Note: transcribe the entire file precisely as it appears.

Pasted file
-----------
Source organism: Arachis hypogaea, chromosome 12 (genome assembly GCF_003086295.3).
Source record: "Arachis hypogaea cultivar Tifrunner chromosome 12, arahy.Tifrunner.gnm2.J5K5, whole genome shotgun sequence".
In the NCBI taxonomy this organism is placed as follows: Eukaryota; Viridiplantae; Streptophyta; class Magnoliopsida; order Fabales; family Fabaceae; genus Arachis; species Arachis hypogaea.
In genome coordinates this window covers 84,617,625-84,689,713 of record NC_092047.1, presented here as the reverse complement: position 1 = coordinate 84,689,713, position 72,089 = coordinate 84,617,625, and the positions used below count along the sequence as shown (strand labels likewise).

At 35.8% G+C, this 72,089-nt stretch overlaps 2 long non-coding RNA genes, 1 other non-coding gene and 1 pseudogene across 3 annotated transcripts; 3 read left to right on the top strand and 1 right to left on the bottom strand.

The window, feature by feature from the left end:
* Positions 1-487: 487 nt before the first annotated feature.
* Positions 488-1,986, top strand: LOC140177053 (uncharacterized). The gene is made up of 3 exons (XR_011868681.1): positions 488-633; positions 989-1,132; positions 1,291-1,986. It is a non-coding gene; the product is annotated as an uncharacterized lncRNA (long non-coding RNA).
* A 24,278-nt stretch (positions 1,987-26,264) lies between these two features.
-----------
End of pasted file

Source organism: Arachis hypogaea, chromosome 12 (genome assembly GCF_003086295.3).
Source record: "Arachis hypogaea cultivar Tifrunner chromosome 12, arahy.Tifrunner.gnm2.J5K5, whole genome shotgun sequence".
In the NCBI taxonomy this organism is placed as follows: Eukaryota; Viridiplantae; Streptophyta; class Magnoliopsida; order Fabales; family Fabaceae; genus Arachis; species Arachis hypogaea.
In genome coordinates this window covers 84,617,625-84,689,713 of record NC_092047.1, presented here as the reverse complement: position 1 = coordinate 84,689,713, position 72,089 = coordinate 84,617,625, and the positions used below count along the sequence as shown (strand labels likewise).

At 35.8% G+C, this 72,089-nt stretch overlaps 2 long non-coding RNA genes, 1 other non-coding gene and 1 pseudogene across 3 annotated transcripts; 3 read left to right on the top strand and 1 right to left on the bottom strand.

The window, feature by feature from the left end:
* Positions 1-487: 487 nt before the first annotated feature.
* Positions 488-1,986, top strand: LOC140177053 (uncharacterized). The gene is made up of 3 exons (XR_011868681.1): positions 488-633; positions 989-1,132; positions 1,291-1,986. It is a non-coding gene; the product is annotated as an uncharacterized lncRNA (long non-coding RNA).
* A 24,278-nt stretch (positions 1,987-26,264) lies between these two features.